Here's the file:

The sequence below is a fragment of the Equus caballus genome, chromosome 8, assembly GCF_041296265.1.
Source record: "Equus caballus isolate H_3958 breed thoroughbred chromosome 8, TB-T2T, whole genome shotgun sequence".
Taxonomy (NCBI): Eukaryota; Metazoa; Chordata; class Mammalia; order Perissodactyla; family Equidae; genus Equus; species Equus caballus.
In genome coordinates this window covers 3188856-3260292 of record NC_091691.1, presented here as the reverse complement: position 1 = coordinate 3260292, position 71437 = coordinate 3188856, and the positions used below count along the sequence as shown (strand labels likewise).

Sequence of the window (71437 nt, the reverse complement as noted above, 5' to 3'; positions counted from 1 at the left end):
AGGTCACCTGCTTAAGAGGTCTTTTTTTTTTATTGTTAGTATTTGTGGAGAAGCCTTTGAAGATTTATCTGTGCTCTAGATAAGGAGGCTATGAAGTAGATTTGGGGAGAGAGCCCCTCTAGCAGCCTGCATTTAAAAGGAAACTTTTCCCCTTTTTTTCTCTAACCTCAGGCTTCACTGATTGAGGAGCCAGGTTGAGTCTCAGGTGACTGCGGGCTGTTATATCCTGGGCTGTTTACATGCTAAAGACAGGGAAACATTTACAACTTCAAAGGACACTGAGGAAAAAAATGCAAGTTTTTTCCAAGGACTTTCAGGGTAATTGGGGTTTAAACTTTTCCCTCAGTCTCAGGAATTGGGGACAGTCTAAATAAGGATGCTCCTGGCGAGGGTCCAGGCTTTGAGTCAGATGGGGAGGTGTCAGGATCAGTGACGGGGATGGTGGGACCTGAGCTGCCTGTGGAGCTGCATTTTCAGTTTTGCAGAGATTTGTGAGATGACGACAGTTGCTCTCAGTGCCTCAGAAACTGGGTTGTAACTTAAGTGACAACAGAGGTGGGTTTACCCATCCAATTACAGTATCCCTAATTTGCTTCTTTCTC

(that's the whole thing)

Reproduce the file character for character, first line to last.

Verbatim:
The sequence below is a fragment of the Equus caballus genome, chromosome 8, assembly GCF_041296265.1.
Source record: "Equus caballus isolate H_3958 breed thoroughbred chromosome 8, TB-T2T, whole genome shotgun sequence".
Taxonomy (NCBI): Eukaryota; Metazoa; Chordata; class Mammalia; order Perissodactyla; family Equidae; genus Equus; species Equus caballus.
In genome coordinates this window covers 3188856-3260292 of record NC_091691.1, presented here as the reverse complement: position 1 = coordinate 3260292, position 71437 = coordinate 3188856, and the positions used below count along the sequence as shown (strand labels likewise).

Sequence of the window (71437 nt, the reverse complement as noted above, 5' to 3'; positions counted from 1 at the left end):
AGGTCACCTGCTTAAGAGGTCTTTTTTTTTTATTGTTAGTATTTGTGGAGAAGCCTTTGAAGATTTATCTGTGCTCTAGATAAGGAGGCTATGAAGTAGATTTGGGGAGAGAGCCCCTCTAGCAGCCTGCATTTAAAAGGAAACTTTTCCCCTTTTTTTCTCTAACCTCAGGCTTCACTGATTGAGGAGCCAGGTTGAGTCTCAGGTGACTGCGGGCTGTTATATCCTGGGCTGTTTACATGCTAAAGACAGGGAAACATTTACAACTTCAAAGGACACTGAGGAAAAAAATGCAAGTTTTTTCCAAGGACTTTCAGGGTAATTGGGGTTTAAACTTTTCCCTCAGTCTCAGGAATTGGGGACAGTCTAAATAAGGATGCTCCTGGCGAGGGTCCAGGCTTTGAGTCAGATGGGGAGGTGTCAGGATCAGTGACGGGGATGGTGGGACCTGAGCTGCCTGTGGAGCTGCATTTTCAGTTTTGCAGAGATTTGTGAGATGACGACAGTTGCTCTCAGTGCCTCAGAAACTGGGTTGTAACTTAAGTGACAACAGAGGTGGGTTTACCCATCCAATTACAGTATCCCTAATTTGCTTCTTTCTC